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We all need leaders. The UK’s Institute of Leadership & Management says that leadership is everywhere, and I fully agree with that. Each one of us is unique, bright, and can lead.

Those ideas are the answers to why I wanted to provide online courses for young people in my home country of Ukraine. I wanted to inspire the younger generation – to make them see what they could achieve in their lives, and dream about how far they could go.

I focused on young people from nine-to-16 years old. The courses trained their main personal qualities such as positive mental attitude, conflict resolution and how to implement leadership skills in everyday life. I also provided a specialized course on etiquette. Like an artist, I wanted to show my young learners that life is like a canvas: you decide which colors you want to use – and what masterpiece you want to get.

In the process of drafting my etiquette course plan, I found webinars from the Institute and connected with the organisation. In 2020, they invited me as a speaker for International Leadership Week.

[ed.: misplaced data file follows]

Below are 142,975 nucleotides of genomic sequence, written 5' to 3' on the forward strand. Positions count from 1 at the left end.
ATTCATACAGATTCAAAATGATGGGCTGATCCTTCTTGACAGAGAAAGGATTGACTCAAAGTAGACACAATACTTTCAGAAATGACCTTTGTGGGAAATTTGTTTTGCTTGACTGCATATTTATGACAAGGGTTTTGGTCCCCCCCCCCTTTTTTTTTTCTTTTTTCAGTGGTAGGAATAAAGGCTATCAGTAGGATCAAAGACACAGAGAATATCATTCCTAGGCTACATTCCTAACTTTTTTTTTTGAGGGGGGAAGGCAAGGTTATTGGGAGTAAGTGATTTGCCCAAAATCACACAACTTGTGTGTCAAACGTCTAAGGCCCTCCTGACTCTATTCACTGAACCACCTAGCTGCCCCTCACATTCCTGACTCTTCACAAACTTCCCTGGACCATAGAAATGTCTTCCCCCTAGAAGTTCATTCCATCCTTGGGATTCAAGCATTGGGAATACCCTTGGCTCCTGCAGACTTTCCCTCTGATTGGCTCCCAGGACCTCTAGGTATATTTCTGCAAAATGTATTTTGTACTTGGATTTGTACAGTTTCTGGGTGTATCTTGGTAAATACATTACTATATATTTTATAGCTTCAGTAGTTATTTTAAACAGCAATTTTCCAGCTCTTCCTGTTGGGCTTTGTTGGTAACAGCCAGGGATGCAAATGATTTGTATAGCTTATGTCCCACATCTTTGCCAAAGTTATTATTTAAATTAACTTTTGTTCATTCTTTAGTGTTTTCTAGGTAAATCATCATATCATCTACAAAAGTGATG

Psychological safety

On 24 February, I had a 6am phone call from a friend saying that war had begun in the East of Ukraine. Although I lived in the Western part of the country, some miles away from where the war started, life changed immediately.

I put all the necessary belongings into my hand luggage: documents, medicines, warm clothes, a traditionally embroidered shirt (vyshyvanka), a prayer book, water, and some money. You can't take everything, only some things you need. Our mindset about the value of different things changed completely at that time. I also added some skills and knowledge around problem solving.

The annoying alarms in the air made everybody feel stressed. Sometimes, they lasted an hour or even more. The sound of danger and rockets made us run to a shelter, carrying our stuff, and stay there wondering whether our home existed or not. Nobody could keep calm at night or in the daytimes. Shots tore the air, and the sound of the explosion in our airport brought horror to our life.

Something I’ll remember forever at that time: my son Vlad fell to his knees and prayed loudly for help and peace. He is nine years old. It touched my heart so much – and I decided to leave the country for our safety.